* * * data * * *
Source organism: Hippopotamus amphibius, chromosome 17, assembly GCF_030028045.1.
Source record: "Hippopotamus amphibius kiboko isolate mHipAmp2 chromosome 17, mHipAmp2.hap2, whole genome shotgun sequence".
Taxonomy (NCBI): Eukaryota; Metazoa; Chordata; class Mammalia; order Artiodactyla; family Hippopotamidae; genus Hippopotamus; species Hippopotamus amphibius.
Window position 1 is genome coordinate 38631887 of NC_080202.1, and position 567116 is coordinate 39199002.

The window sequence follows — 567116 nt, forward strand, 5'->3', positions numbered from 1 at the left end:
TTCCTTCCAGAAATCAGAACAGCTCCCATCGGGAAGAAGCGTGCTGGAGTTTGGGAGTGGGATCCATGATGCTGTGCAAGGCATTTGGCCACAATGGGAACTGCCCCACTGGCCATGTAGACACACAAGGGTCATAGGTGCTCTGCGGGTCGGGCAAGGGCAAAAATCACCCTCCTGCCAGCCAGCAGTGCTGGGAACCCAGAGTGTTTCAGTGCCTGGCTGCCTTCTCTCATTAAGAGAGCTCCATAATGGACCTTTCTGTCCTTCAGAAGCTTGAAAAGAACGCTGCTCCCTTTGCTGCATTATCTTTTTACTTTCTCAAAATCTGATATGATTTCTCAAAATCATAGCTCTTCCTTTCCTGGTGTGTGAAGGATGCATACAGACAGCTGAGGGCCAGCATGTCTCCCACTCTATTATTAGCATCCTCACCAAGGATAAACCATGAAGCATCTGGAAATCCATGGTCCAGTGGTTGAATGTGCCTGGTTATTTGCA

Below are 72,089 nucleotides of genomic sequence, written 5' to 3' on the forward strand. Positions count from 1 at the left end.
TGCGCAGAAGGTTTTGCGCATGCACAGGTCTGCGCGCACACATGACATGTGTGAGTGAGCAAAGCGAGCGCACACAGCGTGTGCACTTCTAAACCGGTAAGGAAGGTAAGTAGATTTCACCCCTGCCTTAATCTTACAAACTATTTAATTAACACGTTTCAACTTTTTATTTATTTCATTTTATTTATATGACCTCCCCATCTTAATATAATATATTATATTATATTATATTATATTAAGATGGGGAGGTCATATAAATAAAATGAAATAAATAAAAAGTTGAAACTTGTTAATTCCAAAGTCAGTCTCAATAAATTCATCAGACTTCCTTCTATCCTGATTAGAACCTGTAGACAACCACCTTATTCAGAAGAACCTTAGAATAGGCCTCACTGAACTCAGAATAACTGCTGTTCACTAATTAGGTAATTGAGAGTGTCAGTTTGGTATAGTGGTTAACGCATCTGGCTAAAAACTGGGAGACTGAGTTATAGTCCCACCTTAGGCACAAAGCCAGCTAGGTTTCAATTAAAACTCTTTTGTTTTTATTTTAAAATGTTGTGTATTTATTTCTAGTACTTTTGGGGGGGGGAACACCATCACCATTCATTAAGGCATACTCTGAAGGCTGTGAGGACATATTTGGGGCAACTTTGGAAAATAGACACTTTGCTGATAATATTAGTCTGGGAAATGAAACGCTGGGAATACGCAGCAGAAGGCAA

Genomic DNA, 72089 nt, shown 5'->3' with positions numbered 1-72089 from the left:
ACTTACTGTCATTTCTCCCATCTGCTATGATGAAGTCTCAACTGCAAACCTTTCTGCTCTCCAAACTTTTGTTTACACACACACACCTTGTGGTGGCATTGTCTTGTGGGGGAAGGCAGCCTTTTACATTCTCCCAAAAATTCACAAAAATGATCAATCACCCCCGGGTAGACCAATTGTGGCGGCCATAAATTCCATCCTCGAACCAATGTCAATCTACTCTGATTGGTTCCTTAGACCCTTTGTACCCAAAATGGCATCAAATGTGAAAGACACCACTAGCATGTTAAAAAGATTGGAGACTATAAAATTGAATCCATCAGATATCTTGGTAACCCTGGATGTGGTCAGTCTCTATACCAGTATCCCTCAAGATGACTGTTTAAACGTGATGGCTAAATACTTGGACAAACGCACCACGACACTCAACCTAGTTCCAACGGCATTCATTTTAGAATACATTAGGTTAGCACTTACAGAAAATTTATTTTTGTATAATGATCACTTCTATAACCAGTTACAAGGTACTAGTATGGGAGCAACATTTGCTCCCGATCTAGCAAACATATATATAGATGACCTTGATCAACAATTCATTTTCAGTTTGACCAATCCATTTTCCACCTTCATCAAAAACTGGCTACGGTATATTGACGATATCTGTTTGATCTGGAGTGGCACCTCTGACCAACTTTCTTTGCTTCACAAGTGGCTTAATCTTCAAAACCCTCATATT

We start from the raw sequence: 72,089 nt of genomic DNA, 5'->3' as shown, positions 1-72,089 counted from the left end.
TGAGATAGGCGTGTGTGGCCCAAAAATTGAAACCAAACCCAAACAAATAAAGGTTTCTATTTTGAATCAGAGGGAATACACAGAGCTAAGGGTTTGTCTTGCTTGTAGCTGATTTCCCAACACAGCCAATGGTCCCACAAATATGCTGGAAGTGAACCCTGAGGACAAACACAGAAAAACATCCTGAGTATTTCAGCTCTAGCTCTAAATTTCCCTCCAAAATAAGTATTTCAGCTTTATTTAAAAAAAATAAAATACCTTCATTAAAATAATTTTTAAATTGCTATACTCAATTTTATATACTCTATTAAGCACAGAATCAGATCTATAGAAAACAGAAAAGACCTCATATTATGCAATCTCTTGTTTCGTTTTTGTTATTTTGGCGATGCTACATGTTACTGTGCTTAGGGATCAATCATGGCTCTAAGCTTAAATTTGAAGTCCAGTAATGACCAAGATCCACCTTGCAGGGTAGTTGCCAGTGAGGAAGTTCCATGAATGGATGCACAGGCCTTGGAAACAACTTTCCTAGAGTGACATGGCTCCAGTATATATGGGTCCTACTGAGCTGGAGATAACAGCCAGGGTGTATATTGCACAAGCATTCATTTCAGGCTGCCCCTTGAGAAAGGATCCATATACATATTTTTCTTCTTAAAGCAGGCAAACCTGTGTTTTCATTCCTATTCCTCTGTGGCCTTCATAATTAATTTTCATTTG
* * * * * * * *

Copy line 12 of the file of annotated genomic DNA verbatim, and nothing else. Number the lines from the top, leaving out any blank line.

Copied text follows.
TGAGATAGGCGTGTGTGGCCCAAAAATTGAAACCAAACCCAAACAAATAAAGGTTTCTATTTTGAATCAGAGGGAATACACAGAGCTAAGGGTTTGTCTTGCTTGTAGCTGATTTCCCAACACAGCCAATGGTCCCACAAATATGCTGGAAGTGAACCCTGAGGACAAACACAGAAAAACATCCTGAGTATTTCAGCTCTAGCTCTAAATTTCCCTCCAAAATAAGTATTTCAGCTTTATTTAAAAAAAATAAAATACCTTCATTAAAATAATTTTTAAATTGCTATACTCAATTTTATATACTCTATTAAGCACAGAATCAGATCTATAGAAAACAGAAAAGACCTCATATTATGCAATCTCTTGTTTCGTTTTTGTTATTTTGGCGATGCTACATGTTACTGTGCTTAGGGATCAATCATGGCTCTAAGCTTAAATTTGAAGTCCAGTAATGACCAAGATCCACCTTGCAGGGTAGTTGCCAGTGAGGAAGTTCCATGAATGGATGCACAGGCCTTGGAAACAACTTTCCTAGAGTGACATGGCTCCAGTATATATGGGTCCTACTGAGCTGGAGATAACAGCCAGGGTGTATATTGCACAAGCATTCATTTCAGGCTGCCCCTTGAGAAAGGATCCATATACATATTTTTCTTCTTAAAGCAGGCAAACCTGTGTTTTCATTCCTATTCCTCTGTGGCCTTCATAATTAATTTTCATTTG